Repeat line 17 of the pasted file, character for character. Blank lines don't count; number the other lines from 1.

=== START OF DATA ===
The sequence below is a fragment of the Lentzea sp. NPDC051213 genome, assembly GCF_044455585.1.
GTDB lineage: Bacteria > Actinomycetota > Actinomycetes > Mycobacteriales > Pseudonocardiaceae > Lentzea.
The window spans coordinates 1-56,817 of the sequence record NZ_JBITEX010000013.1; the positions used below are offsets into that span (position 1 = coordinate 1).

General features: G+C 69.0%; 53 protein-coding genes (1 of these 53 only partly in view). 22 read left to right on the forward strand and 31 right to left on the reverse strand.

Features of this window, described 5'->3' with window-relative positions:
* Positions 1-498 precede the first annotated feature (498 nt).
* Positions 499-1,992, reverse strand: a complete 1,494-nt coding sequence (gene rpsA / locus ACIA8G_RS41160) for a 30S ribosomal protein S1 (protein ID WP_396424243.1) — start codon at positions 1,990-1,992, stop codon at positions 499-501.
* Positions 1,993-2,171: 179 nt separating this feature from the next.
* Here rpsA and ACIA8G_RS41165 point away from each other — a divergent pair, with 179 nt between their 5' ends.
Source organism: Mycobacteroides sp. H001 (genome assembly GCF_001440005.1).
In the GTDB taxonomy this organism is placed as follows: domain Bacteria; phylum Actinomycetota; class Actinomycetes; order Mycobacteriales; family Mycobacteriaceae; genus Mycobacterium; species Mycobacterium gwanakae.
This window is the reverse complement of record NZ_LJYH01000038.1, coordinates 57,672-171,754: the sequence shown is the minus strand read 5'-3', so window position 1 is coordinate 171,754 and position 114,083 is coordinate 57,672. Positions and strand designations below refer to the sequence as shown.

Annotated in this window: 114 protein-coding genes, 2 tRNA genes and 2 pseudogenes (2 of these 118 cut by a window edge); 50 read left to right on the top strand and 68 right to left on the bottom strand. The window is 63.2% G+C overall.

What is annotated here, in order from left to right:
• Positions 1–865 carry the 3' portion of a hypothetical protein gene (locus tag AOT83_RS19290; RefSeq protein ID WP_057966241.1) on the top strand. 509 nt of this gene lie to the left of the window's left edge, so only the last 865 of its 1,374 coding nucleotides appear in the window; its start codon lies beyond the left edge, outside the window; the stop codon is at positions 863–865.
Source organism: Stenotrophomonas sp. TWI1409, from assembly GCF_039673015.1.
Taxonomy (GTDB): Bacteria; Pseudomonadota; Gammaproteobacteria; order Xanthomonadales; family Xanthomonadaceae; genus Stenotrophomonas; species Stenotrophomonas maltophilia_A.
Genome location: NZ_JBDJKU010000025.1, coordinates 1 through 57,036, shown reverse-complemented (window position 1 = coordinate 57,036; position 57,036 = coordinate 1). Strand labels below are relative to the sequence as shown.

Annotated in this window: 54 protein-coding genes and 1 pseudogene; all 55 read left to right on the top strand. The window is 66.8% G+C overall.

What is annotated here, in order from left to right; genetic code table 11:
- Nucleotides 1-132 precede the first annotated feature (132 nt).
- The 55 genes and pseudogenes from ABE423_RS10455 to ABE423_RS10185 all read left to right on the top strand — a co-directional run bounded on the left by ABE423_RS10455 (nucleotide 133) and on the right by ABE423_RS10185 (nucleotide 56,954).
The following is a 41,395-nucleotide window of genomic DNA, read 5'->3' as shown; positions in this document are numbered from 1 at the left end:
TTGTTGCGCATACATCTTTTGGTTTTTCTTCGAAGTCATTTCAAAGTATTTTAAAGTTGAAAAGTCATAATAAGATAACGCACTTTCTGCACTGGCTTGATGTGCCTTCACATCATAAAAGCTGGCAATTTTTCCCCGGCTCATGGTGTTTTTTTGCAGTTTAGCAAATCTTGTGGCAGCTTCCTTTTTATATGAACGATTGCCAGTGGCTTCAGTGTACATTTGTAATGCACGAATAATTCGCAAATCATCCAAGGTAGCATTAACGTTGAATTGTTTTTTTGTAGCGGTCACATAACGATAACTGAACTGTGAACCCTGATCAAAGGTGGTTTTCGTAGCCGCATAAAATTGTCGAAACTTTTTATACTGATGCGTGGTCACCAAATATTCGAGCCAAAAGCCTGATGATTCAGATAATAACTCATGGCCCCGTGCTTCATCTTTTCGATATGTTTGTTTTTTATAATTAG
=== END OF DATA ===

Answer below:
Taxonomy (GTDB): Bacteria; Pseudomonadota; Gammaproteobacteria; order Xanthomonadales; family Xanthomonadaceae; genus Stenotrophomonas; species Stenotrophomonas maltophilia_A.